The summer is blissfully rolling toward its end (blissfully for those of us who like copious amounts of television), which means that the return of “SNL” is upon us, which will provide you all another year to say, “Who the hell still watches ‘SNL’? Lame” or “‘Saturday Night Live” hasn’t been funny in years.” To which I ask: How would you know, if you’re not watching it?
Indeed, “SNL” is about the same amount of funny as it has been since the early 80s, which is to say: Occasionally funny, mostly middling, and sometimes excruciatingly painful to watch. And this year, the show will be kicking off its September 25th premiere with guest host Amy Poehler, who people complained — at the time she was a regular cast member — that she was part of the reason that “SNL” wasn’t funny, but now we more or less revere her, because everything is funnier in hindsight (see, for instance, Anchorman, a very funny movie that’s much funnier after you forget all the parts that aren’t funny). Unfortunately, it will be difficult for Poehler to promote her show “Parks and Recreation,” because that show is a mid-season replacement and may not be back for months (NBC really should’ve gone with Joel McHale). The musical guest will be Katy Perry, who doesn’t know how to spell “girls.”
There’s been some cast upheaval over the summer, as there is nearly every summer. As has been reported, Will Forte has left the gig. That’s really the only major loss, although featured player Jenny Slate has also been booted. That’s something of a shock because she was pretty funny, but then again, so was Casey Wilson the year before, and she got shitcanned, as well. There will be four new featured player additions. Don’t worry; you’ve never heard of any of them.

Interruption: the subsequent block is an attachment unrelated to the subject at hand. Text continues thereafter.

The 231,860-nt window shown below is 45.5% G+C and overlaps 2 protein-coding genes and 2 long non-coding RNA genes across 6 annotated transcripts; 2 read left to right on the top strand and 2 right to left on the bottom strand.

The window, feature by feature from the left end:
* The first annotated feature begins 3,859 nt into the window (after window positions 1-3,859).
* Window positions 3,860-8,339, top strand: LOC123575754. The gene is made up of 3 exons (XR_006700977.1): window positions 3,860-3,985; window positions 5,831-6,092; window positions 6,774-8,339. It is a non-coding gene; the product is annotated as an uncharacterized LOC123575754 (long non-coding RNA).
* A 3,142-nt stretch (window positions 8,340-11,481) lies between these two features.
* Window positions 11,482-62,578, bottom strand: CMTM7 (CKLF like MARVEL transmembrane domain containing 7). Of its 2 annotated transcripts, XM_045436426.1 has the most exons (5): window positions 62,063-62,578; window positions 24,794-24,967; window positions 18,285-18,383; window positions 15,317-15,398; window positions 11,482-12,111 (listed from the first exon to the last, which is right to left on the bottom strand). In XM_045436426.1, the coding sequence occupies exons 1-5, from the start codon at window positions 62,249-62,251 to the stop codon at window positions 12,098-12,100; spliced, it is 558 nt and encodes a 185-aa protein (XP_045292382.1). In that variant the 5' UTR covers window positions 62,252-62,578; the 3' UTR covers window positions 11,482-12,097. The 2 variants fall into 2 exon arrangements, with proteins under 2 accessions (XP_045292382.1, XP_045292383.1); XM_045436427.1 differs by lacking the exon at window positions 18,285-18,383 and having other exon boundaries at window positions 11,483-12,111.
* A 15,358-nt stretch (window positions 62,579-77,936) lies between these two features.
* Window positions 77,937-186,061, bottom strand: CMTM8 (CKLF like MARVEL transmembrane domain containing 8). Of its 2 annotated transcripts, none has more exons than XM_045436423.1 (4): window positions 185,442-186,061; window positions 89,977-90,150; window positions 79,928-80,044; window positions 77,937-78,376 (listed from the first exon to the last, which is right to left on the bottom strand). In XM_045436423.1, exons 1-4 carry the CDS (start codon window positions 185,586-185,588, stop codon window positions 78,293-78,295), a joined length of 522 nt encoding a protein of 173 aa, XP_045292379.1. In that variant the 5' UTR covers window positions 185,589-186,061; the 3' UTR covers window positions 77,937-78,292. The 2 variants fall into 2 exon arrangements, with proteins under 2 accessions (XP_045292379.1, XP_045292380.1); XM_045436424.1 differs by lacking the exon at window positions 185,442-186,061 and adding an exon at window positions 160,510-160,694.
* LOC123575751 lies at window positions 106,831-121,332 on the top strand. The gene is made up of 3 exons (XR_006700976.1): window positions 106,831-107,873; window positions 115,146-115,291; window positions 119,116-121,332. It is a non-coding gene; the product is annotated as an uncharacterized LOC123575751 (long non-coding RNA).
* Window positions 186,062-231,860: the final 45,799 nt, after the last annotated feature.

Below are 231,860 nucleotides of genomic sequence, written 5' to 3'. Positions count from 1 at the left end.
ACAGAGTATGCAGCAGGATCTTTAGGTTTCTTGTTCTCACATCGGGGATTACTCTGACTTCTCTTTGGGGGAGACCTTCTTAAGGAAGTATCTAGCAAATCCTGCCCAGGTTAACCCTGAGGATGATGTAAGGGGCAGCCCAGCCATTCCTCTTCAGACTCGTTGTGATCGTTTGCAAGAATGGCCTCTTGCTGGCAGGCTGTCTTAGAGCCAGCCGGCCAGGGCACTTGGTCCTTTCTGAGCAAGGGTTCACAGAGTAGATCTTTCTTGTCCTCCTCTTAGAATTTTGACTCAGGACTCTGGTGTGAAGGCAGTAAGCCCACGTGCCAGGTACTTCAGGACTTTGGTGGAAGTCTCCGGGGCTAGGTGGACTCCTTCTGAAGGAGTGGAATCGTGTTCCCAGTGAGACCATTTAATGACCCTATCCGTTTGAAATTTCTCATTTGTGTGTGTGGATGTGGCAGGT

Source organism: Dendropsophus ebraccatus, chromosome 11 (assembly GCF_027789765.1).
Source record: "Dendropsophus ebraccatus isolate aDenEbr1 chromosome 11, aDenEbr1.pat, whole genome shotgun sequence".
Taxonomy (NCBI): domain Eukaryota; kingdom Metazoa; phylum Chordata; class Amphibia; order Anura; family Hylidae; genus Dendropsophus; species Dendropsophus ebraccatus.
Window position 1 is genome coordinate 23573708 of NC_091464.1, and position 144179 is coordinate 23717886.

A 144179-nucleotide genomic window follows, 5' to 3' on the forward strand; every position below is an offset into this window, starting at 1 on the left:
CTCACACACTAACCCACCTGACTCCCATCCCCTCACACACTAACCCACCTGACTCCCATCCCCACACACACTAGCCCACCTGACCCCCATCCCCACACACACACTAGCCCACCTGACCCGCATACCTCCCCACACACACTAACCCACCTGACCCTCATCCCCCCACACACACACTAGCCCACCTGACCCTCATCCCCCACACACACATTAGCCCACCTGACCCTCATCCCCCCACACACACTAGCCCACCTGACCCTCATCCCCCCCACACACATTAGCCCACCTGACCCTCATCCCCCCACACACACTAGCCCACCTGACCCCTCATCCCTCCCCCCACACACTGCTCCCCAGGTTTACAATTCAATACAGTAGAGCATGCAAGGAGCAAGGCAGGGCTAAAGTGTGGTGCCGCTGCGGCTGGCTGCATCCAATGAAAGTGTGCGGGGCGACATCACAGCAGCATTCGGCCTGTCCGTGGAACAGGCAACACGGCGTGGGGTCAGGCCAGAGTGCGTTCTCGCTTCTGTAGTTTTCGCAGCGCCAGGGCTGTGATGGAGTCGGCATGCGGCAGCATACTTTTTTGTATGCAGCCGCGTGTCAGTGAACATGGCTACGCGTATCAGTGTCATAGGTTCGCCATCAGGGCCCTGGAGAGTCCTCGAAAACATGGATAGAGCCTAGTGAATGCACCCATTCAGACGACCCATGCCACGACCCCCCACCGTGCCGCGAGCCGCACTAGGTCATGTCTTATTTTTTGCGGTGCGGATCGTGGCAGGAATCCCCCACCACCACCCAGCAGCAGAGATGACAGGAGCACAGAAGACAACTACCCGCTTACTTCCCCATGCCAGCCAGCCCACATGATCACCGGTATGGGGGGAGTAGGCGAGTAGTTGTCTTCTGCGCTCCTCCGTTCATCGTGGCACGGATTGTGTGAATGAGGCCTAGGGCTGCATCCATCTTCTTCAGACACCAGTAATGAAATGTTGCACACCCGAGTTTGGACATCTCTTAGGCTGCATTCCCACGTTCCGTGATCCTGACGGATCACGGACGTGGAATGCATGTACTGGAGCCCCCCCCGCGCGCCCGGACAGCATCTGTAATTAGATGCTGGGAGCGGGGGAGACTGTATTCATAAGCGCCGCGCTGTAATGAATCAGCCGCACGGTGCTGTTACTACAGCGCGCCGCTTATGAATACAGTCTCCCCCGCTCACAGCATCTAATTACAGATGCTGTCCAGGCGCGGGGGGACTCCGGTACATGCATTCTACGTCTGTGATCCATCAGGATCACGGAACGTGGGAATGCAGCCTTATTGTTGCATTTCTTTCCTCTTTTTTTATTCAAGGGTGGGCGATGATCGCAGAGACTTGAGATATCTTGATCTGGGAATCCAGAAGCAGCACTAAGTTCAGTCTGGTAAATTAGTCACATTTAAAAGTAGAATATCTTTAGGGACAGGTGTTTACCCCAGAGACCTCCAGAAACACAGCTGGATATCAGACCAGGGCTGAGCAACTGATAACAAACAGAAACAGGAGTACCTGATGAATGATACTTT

And because they thought of it first, Movieline has the ten best one-season wonders of “SNL,” and I’m reminded of a few people who were on the show that I completely forgot about (Sarah Silverman, Anthony Michael Hall). Gilbert Gottfried, I’d just as soon forget.
In related news, James Franco’s somewhat neat documentary, Saturday Night, about the behind the scenes development of one episode of “SNL” (as hosted by John Malkovich) has finally found a distributor in Oscilloscope. It’ll be released in February. At the very least, the documentary should give many of you a better appreciation for the work that actually goes into the show, whether you like the show or not. (Source: THR)